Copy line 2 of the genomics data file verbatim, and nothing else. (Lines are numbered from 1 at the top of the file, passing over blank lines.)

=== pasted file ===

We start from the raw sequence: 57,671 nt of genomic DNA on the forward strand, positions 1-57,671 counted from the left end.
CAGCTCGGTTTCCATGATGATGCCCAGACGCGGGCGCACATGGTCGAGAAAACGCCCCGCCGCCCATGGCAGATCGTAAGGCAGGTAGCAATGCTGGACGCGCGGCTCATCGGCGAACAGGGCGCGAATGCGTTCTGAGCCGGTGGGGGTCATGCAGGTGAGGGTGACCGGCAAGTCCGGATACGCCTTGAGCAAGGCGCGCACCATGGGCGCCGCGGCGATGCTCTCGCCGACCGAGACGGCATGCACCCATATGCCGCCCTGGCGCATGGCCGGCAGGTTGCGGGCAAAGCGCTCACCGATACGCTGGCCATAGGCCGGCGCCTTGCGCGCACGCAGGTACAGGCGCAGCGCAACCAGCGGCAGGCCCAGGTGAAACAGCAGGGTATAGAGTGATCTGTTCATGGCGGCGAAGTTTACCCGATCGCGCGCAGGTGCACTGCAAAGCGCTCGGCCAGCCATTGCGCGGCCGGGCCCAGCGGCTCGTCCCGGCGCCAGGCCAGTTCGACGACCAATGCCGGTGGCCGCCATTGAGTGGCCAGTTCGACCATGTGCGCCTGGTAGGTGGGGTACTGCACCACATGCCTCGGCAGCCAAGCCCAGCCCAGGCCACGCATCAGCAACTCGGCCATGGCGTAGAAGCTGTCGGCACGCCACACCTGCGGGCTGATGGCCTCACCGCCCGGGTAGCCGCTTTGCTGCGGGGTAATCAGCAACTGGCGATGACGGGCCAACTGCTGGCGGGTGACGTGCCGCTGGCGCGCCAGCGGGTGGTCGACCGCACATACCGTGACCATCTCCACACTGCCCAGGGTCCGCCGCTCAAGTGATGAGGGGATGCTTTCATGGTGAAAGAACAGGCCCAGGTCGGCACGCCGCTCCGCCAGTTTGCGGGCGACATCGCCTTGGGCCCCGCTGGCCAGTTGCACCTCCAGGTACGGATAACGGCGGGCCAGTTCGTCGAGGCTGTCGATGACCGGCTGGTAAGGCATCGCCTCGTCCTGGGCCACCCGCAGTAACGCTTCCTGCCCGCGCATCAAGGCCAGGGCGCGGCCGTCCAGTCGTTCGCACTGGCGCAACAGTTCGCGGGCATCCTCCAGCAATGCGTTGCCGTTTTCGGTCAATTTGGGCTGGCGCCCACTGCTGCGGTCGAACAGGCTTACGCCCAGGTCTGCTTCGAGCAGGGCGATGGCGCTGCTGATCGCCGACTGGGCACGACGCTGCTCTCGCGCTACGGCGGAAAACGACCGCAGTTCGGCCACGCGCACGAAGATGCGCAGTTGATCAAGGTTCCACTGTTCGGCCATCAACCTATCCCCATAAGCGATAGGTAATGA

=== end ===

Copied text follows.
CAGCTCGGTTTCCATGATGATGCCCAGACGCGGGCGCACATGGTCGAGAAAACGCCCCGCCGCCCATGGCAGATCGTAAGGCAGGTAGCAATGCTGGACGCGCGGCTCATCGGCGAACAGGGCGCGAATGCGTTCTGAGCCGGTGGGGGTCATGCAGGTGAGGGTGACCGGCAAGTCCGGATACGCCTTGAGCAAGGCGCGCACCATGGGCGCCGCGGCGATGCTCTCGCCGACCGAGACGGCATGCACCCATATGCCGCCCTGGCGCATGGCCGGCAGGTTGCGGGCAAAGCGCTCACCGATACGCTGGCCATAGGCCGGCGCCTTGCGCGCACGCAGGTACAGGCGCAGCGCAACCAGCGGCAGGCCCAGGTGAAACAGCAGGGTATAGAGTGATCTGTTCATGGCGGCGAAGTTTACCCGATCGCGCGCAGGTGCACTGCAAAGCGCTCGGCCAGCCATTGCGCGGCCGGGCCCAGCGGCTCGTCCCGGCGCCAGGCCAGTTCGACGACCAATGCCGGTGGCCGCCATTGAGTGGCCAGTTCGACCATGTGCGCCTGGTAGGTGGGGTACTGCACCACATGCCTCGGCAGCCAAGCCCAGCCCAGGCCACGCATCAGCAACTCGGCCATGGCGTAGAAGCTGTCGGCACGCCACACCTGCGGGCTGATGGCCTCACCGCCCGGGTAGCCGCTTTGCTGCGGGGTAATCAGCAACTGGCGATGACGGGCCAACTGCTGGCGGGTGACGTGCCGCTGGCGCGCCAGCGGGTGGTCGACCGCACATACCGTGACCATCTCCACACTGCCCAGGGTCCGCCGCTCAAGTGATGAGGGGATGCTTTCATGGTGAAAGAACAGGCCCAGGTCGGCACGCCGCTCCGCCAGTTTGCGGGCGACATCGCCTTGGGCCCCGCTGGCCAGTTGCACCTCCAGGTACGGATAACGGCGGGCCAGTTCGTCGAGGCTGTCGATGACCGGCTGGTAAGGCATCGCCTCGTCCTGGGCCACCCGCAGTAACGCTTCCTGCCCGCGCATCAAGGCCAGGGCGCGGCCGTCCAGTCGTTCGCACTGGCGCAACAGTTCGCGGGCATCCTCCAGCAATGCGTTGCCGTTTTCGGTCAATTTGGGCTGGCGCCCACTGCTGCGGTCGAACAGGCTTACGCCCAGGTCTGCTTCGAGCAGGGCGATGGCGCTGCTGATCGCCGACTGGGCACGACGCTGCTCTCGCGCTACGGCGGAAAACGACCGCAGTTCGGCCACGCGCACGAAGATGCGCAGTTGATCAAGGTTCCACTGTTCGGCCATCAACCTATCCCCATAAGCGATAGGTAATGA